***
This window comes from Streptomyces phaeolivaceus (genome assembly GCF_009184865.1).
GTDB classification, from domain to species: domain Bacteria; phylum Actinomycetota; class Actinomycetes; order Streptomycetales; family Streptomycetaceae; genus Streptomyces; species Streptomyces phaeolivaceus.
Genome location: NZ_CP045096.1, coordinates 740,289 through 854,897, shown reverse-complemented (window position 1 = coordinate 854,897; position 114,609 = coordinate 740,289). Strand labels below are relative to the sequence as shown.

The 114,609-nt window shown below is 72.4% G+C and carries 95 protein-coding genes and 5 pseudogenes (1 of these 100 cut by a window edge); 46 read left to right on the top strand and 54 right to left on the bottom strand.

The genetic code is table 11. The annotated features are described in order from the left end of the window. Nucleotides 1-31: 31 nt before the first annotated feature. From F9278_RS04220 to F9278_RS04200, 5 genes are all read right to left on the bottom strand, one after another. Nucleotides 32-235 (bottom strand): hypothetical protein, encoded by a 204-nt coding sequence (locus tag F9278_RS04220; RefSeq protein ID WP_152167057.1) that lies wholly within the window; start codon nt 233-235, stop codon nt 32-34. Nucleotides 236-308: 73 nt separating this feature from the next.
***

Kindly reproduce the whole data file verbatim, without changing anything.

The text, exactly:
This window comes from Streptomyces phaeolivaceus (genome assembly GCF_009184865.1).
GTDB classification, from domain to species: domain Bacteria; phylum Actinomycetota; class Actinomycetes; order Streptomycetales; family Streptomycetaceae; genus Streptomyces; species Streptomyces phaeolivaceus.
Genome location: NZ_CP045096.1, coordinates 740,289 through 854,897, shown reverse-complemented (window position 1 = coordinate 854,897; position 114,609 = coordinate 740,289). Strand labels below are relative to the sequence as shown.

The 114,609-nt window shown below is 72.4% G+C and carries 95 protein-coding genes and 5 pseudogenes (1 of these 100 cut by a window edge); 46 read left to right on the top strand and 54 right to left on the bottom strand.

The genetic code is table 11. The annotated features are described in order from the left end of the window. Nucleotides 1-31: 31 nt before the first annotated feature. From F9278_RS04220 to F9278_RS04200, 5 genes are all read right to left on the bottom strand, one after another. Nucleotides 32-235 (bottom strand): hypothetical protein, encoded by a 204-nt coding sequence (locus tag F9278_RS04220; RefSeq protein ID WP_152167057.1) that lies wholly within the window; start codon nt 233-235, stop codon nt 32-34. Nucleotides 236-308: 73 nt separating this feature from the next.